Stress Management and Your Health

Everyone has stress. But when it’s too much or lasts too long, it can throw off your body’s balance and cause health problems. You can take better care of your health by learning how to manage stress.

The Link Between Stress and Health

“Stress weakens your immune system,” says Sabrina Romanoff, PsyD, a clinical psychologist in New York City. It can make current health conditions worse or cause new problems. Stress is linked to conditions like heart disease, cancer, lung problems, and cirrhosis of the liver.

Stress also takes a toll on your emotional health. You may have anxiety, depression, or panic attacks. To relieve stress, you may also do things that are harmful your body, like use drugs and alcohol, smoke, or eat poorly.

Common symptoms of stress include:

  • Chest pain
  • Cold, sweaty palms
  • Diarrhea
  • Dizziness
  • Fatigue
  • General aches and pains
  • Grinding your teeth
  • Headaches
  • High blood pressure
  • Indigestion or heartburn
  • Muscle tension
  • Racing heart
  • Rapid breathing
  • Sexual problems
  • Sleep problems
  • Upset stomach
  • Weight gain or loss

How to Manage Stress

You can’t eliminate all the stress in your life, but you can keep it at bay with these steps:

Just say no

Don’t accept tasks or activities that cause stress. Say yes to things you enjoy and can manage. Say no to stressful situations. Be realistic about what you can do. Set limits. Assert yourself.

Make time for yourself

Take a break from stress with activities that make you feel good. Take time for favorite hobbies or discover new ones, like cooking, gardening, or reading. Sit quietly. Listen to soothing music. Clear your mind.

Surround yourself with good people

Spend time with friends, family, and people you love. Connecting with others can give your mood a boost and lower your stress. Build your support network. Volunteer, take a class, or join an online group.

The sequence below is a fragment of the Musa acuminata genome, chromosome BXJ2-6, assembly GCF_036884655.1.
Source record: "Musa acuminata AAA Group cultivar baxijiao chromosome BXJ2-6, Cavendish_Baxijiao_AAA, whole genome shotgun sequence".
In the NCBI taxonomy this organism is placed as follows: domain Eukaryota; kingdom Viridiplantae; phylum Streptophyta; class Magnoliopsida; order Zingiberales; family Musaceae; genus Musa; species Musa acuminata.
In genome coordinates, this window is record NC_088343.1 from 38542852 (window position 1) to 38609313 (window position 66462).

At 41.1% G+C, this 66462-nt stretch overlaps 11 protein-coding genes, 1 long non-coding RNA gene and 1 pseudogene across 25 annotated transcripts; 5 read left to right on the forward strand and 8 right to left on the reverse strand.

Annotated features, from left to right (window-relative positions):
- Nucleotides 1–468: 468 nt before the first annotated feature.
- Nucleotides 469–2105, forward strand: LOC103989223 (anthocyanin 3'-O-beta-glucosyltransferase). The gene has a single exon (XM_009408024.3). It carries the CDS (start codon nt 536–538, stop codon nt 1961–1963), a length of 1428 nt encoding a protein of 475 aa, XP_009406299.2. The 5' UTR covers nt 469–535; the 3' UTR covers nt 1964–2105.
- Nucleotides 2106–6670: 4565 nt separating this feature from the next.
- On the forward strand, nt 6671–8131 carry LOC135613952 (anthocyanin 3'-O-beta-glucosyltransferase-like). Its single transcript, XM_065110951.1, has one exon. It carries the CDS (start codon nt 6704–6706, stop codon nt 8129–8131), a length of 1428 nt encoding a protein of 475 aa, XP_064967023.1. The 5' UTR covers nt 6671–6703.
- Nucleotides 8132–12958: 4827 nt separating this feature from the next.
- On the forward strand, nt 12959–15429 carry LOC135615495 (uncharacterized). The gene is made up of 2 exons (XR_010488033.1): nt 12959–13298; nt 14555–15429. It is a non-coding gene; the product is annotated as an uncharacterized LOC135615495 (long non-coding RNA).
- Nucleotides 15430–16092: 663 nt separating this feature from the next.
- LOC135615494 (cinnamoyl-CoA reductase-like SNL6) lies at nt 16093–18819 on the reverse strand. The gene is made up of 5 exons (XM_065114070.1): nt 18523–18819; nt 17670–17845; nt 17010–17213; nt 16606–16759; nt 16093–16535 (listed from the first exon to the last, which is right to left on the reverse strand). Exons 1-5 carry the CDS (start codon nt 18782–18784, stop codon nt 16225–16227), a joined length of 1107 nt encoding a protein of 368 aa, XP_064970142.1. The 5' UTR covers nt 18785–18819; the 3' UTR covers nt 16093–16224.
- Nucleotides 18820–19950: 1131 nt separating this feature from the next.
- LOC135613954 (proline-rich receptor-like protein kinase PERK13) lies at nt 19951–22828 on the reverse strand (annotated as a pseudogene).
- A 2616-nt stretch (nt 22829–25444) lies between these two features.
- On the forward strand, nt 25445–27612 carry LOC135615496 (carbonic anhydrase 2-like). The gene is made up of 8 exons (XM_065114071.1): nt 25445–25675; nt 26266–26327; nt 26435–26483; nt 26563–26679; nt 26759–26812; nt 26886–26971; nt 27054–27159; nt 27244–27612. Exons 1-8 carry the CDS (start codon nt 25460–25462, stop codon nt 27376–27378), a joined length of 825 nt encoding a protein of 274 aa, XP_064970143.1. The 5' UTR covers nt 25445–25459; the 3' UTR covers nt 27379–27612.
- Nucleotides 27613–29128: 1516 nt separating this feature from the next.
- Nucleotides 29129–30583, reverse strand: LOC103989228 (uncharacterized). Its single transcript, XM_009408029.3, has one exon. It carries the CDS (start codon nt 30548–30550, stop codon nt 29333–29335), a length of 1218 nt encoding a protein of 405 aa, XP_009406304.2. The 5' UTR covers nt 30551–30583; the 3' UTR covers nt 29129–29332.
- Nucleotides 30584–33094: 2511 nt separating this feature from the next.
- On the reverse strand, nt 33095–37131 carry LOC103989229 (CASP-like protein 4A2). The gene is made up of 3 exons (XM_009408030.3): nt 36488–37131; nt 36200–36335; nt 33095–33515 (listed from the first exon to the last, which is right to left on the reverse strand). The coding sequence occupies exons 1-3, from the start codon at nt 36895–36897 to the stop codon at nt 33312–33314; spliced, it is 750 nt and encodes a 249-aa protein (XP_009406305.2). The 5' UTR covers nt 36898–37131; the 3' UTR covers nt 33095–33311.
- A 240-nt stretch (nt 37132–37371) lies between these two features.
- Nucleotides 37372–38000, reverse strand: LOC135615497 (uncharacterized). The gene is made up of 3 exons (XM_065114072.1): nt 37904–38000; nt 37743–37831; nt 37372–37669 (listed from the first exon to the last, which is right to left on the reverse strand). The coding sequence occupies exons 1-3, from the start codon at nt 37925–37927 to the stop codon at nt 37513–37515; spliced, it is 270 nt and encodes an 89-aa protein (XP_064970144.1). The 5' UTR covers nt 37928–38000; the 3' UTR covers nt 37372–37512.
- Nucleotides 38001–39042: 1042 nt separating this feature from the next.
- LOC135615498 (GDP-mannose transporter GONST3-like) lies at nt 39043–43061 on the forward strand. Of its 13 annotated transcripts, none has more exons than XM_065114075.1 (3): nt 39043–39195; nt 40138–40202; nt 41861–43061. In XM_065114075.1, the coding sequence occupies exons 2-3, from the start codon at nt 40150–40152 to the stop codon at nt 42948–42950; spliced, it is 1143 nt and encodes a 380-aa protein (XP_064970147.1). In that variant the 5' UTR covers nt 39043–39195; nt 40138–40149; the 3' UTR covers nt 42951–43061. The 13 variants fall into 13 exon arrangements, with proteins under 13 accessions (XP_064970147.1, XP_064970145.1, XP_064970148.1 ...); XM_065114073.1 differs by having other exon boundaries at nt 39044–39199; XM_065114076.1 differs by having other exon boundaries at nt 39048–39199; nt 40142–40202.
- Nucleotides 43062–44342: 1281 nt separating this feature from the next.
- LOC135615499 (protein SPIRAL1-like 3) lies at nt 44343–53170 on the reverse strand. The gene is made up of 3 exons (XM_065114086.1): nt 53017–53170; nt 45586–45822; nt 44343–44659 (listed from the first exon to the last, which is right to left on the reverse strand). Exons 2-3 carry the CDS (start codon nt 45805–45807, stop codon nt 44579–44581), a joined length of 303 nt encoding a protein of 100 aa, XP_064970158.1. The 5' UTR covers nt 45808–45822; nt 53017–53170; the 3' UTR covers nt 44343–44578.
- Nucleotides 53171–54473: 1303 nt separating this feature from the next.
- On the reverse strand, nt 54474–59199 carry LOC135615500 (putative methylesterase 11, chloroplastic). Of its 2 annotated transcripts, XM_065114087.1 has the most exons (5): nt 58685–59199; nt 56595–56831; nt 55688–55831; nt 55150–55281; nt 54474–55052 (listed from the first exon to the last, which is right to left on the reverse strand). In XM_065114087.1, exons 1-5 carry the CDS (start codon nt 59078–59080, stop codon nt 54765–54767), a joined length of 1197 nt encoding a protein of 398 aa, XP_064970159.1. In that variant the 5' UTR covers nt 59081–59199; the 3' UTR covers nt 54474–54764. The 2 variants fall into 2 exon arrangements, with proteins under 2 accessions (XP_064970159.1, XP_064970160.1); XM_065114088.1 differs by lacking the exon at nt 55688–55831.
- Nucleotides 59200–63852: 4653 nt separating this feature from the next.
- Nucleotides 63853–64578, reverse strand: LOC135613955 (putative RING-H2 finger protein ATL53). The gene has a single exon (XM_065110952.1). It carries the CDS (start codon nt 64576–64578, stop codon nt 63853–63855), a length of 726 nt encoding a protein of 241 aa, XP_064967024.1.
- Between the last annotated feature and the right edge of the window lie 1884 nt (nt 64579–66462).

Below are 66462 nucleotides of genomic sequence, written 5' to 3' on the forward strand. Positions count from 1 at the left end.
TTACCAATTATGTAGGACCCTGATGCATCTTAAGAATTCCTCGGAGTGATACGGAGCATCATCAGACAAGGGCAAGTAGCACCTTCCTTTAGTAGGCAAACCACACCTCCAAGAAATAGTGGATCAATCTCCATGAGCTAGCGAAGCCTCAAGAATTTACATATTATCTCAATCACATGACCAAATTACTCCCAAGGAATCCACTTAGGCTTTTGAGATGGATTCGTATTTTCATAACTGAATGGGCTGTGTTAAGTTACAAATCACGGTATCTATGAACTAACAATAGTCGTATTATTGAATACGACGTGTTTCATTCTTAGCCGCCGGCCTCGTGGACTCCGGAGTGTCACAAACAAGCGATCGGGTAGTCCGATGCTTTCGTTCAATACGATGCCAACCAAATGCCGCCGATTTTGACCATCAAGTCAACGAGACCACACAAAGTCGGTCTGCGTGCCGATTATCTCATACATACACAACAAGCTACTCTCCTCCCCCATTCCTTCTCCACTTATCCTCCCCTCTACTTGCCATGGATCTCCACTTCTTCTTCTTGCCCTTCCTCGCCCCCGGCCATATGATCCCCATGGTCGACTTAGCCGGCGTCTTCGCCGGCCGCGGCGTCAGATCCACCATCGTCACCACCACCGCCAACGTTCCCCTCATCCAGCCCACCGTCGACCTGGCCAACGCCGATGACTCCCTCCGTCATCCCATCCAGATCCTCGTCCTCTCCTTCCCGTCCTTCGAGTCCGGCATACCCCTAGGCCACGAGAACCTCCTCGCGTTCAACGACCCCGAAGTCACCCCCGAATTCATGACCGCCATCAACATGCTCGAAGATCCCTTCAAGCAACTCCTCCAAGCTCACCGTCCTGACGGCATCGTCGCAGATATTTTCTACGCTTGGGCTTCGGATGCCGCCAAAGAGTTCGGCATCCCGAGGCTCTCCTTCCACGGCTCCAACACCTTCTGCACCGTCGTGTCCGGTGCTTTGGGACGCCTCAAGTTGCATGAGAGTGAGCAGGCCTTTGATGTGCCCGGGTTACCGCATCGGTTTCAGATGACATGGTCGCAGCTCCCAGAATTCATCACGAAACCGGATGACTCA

Change your mindset

You can’t control everything in life. Learn to roll with it. Try to have a positive attitude. Use your sense of humor. Keep things in perspective.


Let go of perfection

When you expect too much from yourself or others, your stress level goes up. Remember that perfection is unlikely and unnecessary. Be realistic. Lower your expectations. Ask for help when you need it.


Take action

To manage unavoidable stressors, do something. Try tackling a problem in brief, 10-minute chunks. Set a timer. Think of one small action you can take to handle it. Then move on.

Try relaxation techniques

Relaxation techniques like mindfulness, deep breathing, visualization, yoga, and tai chi are powerful stress relievers. Find a smartphone app to guide you, says Elena Welsh, PhD, a psychologist in Los Angeles. If you don’t like one technique, try another until you find one that works for you.


Meditation can relieve stress in just 10 to 20 minutes. Find a quiet spot. Sit in a comfy position. Focus your attention. Repeat a mantra or stare at an object. Relax and breathe naturally.

Breathe deeply

Deep breathing relieves tension and stress. Inhale deeply through your nose and feel your belly expand for a count of four. Hold it for a count of seven. Exhale through your mouth for a count of eight.